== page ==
Some may dismiss it all as cliché, but who is to say you can’t find a bit of romance in a bottle of wine?
After a very long week, I stopped in at our neighbourhood BC Liquor Store last night to purchase adult beverages, heading right to the location where I knew my husband’s choice awaited.
Along the way, I spotted a gorgeous display full of summery rosé and a beautiful bottle winked at me. Named after Baudelaire’s classic book of poetry—Les Fleurs Du Mal—it was the exact bit of magic the end of such a week required.
From the first sip, it proved delightful. It wasn’t long, though, before I realized the bit of magic this bottle of wine truly contained.
It turned out Les Fleurs Du Mal is a Cévennes wine, the exact region where The Maiden of Gevaudan takes place. I would never have guessed that this mountainous terrain could be transformed into wine country and that I might drink a bit of grape that grew in the soil of Southern France where many of the characters brought to life in the novel walked, hunted, loved.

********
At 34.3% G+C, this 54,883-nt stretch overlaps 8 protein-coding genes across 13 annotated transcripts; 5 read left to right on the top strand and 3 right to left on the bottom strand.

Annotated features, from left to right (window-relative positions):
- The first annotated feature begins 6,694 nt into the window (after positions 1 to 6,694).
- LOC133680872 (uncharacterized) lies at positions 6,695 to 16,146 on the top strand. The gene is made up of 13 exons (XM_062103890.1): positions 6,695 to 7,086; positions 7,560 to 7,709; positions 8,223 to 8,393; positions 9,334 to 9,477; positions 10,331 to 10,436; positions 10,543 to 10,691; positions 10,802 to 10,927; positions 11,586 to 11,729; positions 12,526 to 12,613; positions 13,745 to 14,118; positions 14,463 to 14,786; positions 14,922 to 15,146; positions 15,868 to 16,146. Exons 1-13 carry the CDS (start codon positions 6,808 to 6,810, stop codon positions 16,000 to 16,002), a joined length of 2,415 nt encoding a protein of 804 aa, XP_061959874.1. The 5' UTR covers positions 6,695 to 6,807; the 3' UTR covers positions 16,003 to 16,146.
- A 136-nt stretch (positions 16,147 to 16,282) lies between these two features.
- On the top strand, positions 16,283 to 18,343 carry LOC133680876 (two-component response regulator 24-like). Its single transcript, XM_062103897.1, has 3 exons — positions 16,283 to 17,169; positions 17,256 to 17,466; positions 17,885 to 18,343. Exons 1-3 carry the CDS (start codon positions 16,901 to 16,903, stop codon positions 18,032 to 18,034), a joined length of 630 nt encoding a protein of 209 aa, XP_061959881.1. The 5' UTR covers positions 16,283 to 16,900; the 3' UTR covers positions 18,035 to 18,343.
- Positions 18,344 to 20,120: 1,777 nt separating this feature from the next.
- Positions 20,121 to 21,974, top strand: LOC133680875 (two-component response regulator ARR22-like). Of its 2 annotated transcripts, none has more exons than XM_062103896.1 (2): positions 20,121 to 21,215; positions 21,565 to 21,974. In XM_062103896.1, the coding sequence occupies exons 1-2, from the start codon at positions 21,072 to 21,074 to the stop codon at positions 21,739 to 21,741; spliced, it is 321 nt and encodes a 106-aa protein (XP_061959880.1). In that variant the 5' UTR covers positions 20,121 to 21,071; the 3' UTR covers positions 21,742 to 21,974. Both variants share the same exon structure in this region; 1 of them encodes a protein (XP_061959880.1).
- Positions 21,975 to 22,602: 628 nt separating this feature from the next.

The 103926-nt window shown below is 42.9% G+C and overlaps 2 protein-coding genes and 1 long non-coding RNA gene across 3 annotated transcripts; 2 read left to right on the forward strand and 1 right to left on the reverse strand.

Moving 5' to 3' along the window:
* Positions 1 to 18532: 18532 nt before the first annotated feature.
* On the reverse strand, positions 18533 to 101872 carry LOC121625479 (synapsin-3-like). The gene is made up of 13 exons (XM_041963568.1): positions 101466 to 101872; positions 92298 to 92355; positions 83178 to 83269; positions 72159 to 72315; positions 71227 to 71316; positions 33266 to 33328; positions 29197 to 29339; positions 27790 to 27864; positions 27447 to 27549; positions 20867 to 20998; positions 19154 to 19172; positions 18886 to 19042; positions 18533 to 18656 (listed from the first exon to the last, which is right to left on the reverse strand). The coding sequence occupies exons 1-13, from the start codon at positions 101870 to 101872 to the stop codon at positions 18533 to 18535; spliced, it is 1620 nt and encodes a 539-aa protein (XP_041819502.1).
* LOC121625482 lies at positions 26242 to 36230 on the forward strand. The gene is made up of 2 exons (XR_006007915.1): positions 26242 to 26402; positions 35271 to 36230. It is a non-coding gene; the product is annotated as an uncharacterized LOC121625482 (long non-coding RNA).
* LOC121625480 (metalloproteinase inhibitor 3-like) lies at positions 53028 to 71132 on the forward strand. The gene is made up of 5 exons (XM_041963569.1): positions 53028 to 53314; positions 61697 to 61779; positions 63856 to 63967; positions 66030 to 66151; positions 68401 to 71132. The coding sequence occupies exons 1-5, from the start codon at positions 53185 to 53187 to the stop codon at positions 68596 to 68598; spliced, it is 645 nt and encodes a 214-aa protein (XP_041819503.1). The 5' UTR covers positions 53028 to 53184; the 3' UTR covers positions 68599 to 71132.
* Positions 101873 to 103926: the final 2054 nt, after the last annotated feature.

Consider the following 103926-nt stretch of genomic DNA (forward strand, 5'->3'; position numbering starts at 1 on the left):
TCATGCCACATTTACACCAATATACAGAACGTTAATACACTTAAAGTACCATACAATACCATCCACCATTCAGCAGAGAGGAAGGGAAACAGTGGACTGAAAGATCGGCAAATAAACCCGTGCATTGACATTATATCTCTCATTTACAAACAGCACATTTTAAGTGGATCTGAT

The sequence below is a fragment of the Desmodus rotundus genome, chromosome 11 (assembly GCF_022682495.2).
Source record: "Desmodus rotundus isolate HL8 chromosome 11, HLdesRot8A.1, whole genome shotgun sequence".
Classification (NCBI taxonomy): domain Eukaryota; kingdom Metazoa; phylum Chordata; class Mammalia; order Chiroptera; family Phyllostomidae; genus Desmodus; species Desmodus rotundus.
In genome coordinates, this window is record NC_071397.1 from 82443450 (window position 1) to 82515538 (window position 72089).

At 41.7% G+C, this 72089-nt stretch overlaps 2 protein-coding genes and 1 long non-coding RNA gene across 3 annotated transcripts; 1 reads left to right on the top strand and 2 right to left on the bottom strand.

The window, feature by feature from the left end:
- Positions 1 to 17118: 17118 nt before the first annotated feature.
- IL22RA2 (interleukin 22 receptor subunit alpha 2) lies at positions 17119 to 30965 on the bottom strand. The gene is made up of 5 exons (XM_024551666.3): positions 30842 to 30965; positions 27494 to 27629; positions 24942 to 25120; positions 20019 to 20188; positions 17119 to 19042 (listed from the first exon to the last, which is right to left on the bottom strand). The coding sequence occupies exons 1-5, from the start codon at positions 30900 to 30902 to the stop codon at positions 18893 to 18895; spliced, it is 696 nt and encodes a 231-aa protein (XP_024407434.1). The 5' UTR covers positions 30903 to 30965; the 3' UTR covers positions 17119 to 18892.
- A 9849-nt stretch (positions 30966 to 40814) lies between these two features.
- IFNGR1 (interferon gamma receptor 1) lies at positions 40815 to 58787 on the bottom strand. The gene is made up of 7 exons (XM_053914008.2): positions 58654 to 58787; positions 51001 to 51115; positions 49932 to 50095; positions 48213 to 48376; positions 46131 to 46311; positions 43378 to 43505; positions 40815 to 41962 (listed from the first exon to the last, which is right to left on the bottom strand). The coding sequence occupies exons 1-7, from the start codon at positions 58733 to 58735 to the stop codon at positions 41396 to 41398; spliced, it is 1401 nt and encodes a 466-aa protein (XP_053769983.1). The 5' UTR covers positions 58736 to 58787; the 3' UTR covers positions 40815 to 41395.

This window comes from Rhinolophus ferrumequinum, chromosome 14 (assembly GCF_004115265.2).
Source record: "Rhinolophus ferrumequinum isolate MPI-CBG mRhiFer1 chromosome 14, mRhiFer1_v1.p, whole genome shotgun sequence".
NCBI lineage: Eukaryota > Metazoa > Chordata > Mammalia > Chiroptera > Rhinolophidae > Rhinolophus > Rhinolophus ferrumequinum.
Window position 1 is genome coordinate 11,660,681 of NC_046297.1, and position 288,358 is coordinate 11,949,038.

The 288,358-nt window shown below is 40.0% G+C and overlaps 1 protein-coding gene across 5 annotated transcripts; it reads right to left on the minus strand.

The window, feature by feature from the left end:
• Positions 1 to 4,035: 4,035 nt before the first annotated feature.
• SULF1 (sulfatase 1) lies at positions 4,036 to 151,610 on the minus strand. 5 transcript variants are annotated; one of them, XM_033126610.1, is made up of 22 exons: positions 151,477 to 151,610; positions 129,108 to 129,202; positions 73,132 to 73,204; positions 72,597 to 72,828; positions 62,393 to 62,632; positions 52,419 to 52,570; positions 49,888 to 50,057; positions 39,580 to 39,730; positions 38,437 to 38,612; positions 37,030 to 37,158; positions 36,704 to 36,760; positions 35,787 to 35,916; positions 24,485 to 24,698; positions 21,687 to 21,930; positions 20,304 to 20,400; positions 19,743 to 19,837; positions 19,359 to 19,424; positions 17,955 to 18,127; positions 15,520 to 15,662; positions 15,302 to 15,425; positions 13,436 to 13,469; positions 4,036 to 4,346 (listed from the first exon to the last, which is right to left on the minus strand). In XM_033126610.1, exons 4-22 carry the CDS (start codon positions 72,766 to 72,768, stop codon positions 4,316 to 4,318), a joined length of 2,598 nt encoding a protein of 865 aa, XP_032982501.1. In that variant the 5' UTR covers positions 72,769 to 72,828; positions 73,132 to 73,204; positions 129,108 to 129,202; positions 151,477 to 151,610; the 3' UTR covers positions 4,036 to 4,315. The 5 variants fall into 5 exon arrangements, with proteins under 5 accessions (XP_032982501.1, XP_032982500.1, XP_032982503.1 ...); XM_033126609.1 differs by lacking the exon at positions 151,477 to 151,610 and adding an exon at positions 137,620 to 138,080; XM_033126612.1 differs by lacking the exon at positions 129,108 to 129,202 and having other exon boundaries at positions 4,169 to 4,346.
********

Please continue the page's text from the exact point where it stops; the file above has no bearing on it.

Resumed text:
Imbibing a bit of such a place left the romantic time-traveler in me swooning, eyes heavy as I slipped away to the wilderness of Southern France, the winter moon perched above the skyline of pines. There, I stood admiring Kat stationed in the wide window of the tower study at Chateau d’Apcher anticipating the sweet touch of Count Saltykov while keeping watch over the Gevaudan. Her wide Russian Tula blade hanging heavy in a weapons belt, she called me over. Did I see it too? The chartreuse stare? Did the baying in the night not demand we learn together whether La Bête still hunted? I pass her a glass of Les Fleurs Du Mal and trace the outline of the limestone ridges that drop off into the frozen waters of the Truyère. Tonight, we drink. There may not be another chance.
Ah, Friday and the thrill of adoring the serendipity that a writer’s life brings.